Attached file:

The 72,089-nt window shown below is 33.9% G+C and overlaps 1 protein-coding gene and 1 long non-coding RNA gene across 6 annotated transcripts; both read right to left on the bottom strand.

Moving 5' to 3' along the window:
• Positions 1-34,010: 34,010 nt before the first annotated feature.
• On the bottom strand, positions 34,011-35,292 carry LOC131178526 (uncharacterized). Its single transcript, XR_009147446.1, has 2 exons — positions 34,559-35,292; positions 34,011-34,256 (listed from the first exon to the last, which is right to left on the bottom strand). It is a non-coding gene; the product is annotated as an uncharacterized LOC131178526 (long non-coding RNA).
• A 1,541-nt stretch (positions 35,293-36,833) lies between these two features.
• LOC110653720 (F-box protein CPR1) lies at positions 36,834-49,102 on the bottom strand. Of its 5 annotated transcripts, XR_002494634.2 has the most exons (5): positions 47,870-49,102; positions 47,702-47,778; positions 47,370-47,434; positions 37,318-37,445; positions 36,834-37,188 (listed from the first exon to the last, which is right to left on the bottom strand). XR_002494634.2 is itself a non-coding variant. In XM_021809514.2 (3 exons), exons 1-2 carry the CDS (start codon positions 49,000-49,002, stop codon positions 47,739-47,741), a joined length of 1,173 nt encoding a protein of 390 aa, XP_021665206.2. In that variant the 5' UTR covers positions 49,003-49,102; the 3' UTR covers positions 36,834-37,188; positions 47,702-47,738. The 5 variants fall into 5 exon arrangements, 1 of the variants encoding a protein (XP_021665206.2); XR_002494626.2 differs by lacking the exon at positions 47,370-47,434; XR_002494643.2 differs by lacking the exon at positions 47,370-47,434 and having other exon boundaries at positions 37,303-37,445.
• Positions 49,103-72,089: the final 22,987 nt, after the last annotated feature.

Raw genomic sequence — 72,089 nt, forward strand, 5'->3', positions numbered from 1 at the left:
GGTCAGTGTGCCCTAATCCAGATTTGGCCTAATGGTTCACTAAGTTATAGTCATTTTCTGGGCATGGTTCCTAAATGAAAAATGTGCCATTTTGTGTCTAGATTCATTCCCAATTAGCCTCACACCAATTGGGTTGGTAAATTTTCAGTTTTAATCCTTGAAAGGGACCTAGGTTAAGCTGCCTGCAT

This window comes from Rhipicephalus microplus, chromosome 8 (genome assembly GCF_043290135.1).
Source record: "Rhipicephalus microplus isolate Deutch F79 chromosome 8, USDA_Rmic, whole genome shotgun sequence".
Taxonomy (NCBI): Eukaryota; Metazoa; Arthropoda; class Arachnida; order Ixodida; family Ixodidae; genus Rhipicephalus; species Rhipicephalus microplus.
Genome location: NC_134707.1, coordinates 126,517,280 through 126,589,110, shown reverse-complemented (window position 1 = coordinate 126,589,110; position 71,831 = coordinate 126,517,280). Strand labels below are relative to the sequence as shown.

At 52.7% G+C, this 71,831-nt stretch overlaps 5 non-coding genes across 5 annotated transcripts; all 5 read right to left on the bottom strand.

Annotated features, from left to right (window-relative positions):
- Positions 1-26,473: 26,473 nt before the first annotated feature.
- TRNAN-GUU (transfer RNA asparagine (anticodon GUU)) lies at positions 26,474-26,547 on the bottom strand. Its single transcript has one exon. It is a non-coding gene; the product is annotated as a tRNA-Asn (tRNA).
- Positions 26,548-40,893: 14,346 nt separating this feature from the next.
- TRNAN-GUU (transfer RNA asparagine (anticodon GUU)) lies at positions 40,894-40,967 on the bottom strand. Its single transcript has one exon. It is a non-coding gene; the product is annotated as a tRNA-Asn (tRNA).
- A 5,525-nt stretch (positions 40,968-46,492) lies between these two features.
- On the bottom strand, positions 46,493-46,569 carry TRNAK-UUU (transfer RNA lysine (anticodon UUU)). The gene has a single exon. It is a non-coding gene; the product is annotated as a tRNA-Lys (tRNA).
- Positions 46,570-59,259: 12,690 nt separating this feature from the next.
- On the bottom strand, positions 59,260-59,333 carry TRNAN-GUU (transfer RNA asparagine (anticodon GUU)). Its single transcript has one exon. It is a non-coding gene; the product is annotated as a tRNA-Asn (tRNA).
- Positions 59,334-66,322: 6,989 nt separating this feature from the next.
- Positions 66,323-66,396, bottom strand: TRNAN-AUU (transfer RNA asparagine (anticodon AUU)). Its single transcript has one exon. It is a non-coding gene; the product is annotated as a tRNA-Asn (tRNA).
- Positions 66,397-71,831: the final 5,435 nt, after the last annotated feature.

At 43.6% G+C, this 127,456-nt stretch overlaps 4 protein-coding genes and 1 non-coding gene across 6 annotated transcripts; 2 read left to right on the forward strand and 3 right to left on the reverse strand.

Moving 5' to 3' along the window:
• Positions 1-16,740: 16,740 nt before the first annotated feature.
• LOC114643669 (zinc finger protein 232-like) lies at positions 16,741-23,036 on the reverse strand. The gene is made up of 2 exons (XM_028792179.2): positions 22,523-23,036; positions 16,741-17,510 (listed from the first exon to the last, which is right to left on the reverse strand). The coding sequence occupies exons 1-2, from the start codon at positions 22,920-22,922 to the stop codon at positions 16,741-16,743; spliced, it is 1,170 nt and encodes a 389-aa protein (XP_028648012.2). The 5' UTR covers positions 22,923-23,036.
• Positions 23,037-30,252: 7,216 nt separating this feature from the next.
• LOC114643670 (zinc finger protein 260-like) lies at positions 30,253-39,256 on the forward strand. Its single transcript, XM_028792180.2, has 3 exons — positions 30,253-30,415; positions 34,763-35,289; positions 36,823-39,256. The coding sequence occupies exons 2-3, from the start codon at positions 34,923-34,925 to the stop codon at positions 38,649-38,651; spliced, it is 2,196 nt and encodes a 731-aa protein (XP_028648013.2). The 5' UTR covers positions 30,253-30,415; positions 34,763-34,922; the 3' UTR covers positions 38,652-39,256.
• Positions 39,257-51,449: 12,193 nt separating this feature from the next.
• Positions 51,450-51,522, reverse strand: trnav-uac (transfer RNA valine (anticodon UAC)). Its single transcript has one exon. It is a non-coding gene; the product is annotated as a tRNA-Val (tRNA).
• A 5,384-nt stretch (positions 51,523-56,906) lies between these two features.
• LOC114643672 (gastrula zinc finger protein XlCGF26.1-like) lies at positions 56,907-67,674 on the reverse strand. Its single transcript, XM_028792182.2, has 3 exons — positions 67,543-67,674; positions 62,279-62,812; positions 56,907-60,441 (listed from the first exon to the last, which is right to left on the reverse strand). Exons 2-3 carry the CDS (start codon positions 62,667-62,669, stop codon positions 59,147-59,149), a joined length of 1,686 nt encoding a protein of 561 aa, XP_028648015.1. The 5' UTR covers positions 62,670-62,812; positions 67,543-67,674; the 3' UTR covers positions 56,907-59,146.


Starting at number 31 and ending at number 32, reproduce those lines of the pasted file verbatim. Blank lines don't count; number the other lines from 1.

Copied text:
• Positions 23,037-30,252: 7,216 nt separating this feature from the next.
• LOC114643670 (zinc finger protein 260-like) lies at positions 30,253-39,256 on the forward strand. Its single transcript, XM_028792180.2, has 3 exons — positions 30,253-30,415; positions 34,763-35,289; positions 36,823-39,256. The coding sequence occupies exons 2-3, from the start codon at positions 34,923-34,925 to the stop codon at positions 38,649-38,651; spliced, it is 2,196 nt and encodes a 731-aa protein (XP_028648013.2). The 5' UTR covers positions 30,253-30,415; positions 34,763-34,922; the 3' UTR covers positions 38,652-39,256.